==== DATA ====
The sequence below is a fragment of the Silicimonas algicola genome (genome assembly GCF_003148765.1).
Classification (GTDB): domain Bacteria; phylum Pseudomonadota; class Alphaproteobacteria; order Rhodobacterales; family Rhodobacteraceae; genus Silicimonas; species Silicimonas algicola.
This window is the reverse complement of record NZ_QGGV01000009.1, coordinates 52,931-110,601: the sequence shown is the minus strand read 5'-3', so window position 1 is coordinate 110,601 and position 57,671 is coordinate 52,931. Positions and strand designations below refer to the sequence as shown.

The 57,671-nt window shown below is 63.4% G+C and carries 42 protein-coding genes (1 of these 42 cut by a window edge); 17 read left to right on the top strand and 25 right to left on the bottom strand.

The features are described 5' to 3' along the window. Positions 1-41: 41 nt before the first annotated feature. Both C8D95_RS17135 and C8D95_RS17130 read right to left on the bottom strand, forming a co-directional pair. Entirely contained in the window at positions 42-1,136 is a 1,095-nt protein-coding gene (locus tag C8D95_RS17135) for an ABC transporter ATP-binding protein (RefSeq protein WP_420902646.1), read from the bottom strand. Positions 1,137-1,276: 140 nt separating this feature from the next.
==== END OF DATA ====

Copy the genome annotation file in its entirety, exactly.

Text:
The sequence below is a fragment of the Silicimonas algicola genome (genome assembly GCF_003148765.1).
Classification (GTDB): domain Bacteria; phylum Pseudomonadota; class Alphaproteobacteria; order Rhodobacterales; family Rhodobacteraceae; genus Silicimonas; species Silicimonas algicola.
This window is the reverse complement of record NZ_QGGV01000009.1, coordinates 52,931-110,601: the sequence shown is the minus strand read 5'-3', so window position 1 is coordinate 110,601 and position 57,671 is coordinate 52,931. Positions and strand designations below refer to the sequence as shown.

The 57,671-nt window shown below is 63.4% G+C and carries 42 protein-coding genes (1 of these 42 cut by a window edge); 17 read left to right on the top strand and 25 right to left on the bottom strand.

The features are described 5' to 3' along the window. Positions 1-41: 41 nt before the first annotated feature. Both C8D95_RS17135 and C8D95_RS17130 read right to left on the bottom strand, forming a co-directional pair. Entirely contained in the window at positions 42-1,136 is a 1,095-nt protein-coding gene (locus tag C8D95_RS17135) for an ABC transporter ATP-binding protein (RefSeq protein WP_420902646.1), read from the bottom strand. Positions 1,137-1,276: 140 nt separating this feature from the next.